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Professor Angela Duckworth will begin the dual appointment at Wharton and SAS in July. Credit: Audrey Tirtaguna

New York Times bestselling author and renowned Penn psychology professor Angela Duckworth will receive the newly established Rosa Lee and Egbert Chang Professorship, which is a dual appointment at the Wharton School and the College of Arts and Sciences. 

The professorship was announced by Penn President Amy Gutmann, Wharton Dean Geoffrey Garrett, and Penn Arts & Sciences Dean Steven Fluharty, and will be funded by 1992 Wharton graduate Nancy Yang to honor her parents, according to a joint Wharton and School of Arts and Sciences press release. Duckworth will begin the dual appointment in July.

“I'm absolutely thrilled," Duckworth told The Daily Pennsylvanian. "I adore both my Wharton and SAS colleagues, and have likewise enjoyed teaching students across the University."

Duckworth is most known for her study of grit, the topic of her New York Times bestselling book "Grit: The Power of Passion and Perseverance." Duckworth was also awarded the prestigious MacArthur Genius Grant in 2013, and was named a Distinguished Daughter of Pennsylvania in 2019.

In October 2019, Duckworth announced she would teach a Penn course titled "Grit Lab: Fostering Passion and Perseverance" in Spring 2020. The course was divided into two halves, focused on “developing a passion” and “developing perseverance,” and was open to 64 students from all four of Penn's undergraduate schools. The course will be offered again in the fall with enrollment increased to 118.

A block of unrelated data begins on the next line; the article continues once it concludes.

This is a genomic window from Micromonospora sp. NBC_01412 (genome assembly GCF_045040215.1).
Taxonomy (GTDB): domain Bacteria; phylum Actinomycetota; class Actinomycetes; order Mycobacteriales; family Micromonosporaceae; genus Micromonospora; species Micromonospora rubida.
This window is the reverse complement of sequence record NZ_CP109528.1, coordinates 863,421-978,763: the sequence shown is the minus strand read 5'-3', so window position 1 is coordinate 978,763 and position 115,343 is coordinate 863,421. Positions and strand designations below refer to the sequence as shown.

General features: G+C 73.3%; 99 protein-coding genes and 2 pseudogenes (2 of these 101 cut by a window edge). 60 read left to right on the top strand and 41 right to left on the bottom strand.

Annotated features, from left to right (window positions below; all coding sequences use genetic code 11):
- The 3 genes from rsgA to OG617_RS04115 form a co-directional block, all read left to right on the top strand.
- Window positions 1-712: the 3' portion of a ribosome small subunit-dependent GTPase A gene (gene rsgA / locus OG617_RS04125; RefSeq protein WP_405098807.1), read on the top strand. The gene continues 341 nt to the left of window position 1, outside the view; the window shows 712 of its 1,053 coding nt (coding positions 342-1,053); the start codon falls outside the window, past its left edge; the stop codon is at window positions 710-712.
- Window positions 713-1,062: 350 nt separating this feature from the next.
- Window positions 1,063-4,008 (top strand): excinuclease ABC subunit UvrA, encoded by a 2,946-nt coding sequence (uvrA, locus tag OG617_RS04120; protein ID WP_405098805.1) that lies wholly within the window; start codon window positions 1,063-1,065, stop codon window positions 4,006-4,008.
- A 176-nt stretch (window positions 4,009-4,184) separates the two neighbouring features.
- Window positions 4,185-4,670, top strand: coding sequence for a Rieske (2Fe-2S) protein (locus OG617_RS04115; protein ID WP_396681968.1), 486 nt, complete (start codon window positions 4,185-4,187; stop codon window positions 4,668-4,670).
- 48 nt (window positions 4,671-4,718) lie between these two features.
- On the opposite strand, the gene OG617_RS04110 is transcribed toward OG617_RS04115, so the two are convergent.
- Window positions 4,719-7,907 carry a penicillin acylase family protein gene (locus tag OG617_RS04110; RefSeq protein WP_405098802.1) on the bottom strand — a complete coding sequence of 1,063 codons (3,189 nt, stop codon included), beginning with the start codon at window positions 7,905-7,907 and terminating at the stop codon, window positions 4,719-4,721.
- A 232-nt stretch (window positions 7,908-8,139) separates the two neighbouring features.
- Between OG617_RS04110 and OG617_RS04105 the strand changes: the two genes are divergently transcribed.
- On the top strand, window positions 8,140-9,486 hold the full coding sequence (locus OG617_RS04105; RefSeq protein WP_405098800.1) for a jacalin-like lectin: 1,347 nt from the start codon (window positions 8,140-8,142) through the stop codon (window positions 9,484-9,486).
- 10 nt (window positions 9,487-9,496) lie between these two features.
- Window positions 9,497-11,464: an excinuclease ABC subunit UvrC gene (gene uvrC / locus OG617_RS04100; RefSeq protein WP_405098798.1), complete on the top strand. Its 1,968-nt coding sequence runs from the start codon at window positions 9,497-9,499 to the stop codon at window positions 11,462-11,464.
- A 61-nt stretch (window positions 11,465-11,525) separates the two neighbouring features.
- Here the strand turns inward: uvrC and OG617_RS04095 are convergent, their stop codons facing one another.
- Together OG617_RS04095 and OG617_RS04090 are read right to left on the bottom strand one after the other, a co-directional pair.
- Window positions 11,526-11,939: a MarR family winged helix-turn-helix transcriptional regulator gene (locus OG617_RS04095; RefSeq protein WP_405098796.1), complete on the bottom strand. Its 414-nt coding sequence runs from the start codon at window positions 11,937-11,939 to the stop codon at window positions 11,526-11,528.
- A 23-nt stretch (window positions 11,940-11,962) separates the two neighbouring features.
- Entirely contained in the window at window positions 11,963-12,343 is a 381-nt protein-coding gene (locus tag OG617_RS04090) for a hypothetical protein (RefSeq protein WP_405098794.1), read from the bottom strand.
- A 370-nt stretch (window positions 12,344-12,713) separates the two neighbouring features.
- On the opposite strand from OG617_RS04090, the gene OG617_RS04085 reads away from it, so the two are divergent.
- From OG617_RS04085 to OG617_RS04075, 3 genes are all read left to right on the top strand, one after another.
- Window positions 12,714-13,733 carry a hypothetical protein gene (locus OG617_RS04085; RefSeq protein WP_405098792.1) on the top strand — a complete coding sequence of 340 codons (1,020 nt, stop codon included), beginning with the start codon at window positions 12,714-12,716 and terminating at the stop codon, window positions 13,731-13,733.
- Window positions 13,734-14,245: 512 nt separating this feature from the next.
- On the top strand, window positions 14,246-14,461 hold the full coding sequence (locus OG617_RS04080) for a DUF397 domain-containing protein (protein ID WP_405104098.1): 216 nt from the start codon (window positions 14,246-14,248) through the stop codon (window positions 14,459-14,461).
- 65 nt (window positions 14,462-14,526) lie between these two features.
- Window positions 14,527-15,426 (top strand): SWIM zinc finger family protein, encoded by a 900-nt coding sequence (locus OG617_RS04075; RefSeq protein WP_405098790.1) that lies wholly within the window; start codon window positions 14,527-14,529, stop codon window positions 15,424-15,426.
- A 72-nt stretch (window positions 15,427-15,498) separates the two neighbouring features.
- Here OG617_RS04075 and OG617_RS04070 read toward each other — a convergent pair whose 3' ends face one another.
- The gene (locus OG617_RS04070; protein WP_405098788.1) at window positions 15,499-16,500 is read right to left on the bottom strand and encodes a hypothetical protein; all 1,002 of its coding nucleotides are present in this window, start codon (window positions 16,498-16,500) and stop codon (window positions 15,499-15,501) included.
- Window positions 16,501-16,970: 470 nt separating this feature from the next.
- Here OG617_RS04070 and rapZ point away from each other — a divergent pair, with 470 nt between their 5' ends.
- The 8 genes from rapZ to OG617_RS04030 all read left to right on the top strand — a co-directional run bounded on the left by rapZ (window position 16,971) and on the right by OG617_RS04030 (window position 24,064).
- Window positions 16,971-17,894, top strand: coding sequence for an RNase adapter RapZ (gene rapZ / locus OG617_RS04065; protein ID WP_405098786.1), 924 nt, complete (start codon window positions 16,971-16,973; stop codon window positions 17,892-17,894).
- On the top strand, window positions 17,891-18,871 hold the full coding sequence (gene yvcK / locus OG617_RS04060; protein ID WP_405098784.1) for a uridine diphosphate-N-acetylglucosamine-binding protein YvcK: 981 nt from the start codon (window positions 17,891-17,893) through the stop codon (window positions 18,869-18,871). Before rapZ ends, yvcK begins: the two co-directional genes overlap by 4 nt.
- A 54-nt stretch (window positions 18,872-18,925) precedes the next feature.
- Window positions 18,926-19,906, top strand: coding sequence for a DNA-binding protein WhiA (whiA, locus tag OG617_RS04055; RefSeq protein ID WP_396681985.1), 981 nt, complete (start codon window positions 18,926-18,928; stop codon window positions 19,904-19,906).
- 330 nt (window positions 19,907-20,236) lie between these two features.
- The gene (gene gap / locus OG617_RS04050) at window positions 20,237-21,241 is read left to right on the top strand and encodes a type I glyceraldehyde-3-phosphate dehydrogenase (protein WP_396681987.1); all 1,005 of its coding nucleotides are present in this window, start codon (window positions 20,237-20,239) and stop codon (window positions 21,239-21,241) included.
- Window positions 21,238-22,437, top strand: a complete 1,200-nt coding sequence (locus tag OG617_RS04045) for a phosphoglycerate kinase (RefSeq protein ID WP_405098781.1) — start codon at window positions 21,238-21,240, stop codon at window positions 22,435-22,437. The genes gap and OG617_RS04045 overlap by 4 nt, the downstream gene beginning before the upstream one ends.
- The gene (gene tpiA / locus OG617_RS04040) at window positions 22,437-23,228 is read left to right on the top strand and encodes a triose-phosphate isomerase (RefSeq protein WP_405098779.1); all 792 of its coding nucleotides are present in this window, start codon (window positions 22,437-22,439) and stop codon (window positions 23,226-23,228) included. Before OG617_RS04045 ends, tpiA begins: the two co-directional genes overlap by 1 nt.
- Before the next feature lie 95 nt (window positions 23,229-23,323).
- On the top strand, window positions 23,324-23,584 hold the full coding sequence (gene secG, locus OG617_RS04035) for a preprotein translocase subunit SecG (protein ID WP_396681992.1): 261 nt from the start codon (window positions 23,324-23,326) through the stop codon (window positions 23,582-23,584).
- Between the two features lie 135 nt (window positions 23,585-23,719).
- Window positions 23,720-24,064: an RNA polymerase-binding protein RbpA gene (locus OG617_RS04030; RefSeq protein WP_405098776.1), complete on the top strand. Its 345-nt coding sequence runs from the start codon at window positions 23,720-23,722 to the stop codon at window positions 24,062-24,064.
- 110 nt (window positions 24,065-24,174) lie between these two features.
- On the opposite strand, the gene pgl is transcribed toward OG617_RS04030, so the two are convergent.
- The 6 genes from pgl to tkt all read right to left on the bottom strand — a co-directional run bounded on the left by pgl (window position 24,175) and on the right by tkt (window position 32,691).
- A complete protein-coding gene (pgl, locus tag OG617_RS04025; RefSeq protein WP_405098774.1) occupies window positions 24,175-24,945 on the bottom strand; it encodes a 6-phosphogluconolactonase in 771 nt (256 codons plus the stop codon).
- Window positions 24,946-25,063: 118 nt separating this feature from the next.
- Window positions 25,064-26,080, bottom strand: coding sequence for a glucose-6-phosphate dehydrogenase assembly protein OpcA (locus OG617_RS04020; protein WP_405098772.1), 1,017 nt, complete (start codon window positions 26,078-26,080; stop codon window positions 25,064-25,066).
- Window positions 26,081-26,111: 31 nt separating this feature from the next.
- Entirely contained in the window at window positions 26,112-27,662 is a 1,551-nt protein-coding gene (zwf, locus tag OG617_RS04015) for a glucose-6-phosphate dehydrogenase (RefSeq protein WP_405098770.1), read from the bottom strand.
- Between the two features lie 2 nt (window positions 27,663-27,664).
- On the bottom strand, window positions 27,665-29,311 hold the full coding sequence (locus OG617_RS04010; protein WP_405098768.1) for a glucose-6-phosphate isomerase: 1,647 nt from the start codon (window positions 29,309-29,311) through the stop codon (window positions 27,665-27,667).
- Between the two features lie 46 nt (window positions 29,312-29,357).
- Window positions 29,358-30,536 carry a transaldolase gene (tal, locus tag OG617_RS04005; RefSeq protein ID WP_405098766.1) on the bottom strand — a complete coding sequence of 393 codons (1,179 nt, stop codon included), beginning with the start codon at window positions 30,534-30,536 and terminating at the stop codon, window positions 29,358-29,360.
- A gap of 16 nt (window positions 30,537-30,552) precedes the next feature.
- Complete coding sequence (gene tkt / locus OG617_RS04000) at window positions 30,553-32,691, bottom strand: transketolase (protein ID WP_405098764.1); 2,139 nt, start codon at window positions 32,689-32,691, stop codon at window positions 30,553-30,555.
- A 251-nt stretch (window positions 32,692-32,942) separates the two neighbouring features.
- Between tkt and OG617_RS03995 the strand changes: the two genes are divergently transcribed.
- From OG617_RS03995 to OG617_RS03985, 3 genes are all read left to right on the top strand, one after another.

Duckworth's research in psychology emphasizes the importance of effort and determination over natural talent, and involves studies of West Point graduates, Ivy League students, and National Spelling Bee contestants. Throughout her career, she has advised the White House, the World Bank, the NBA, the NFL, and Fortune 500 companies.

A lifelong educator, Duckworth offered advice for the many students affected by COVID-19.

“I'd suggest asking yourself daily, ‘What are three good things that happened to me today?’ This is an exercise sometimes called the ‘three blessings,’ and it draws your attention to the positive. It generates genuine gratitude, which is a terrific balm during times like these," Duckworth said.

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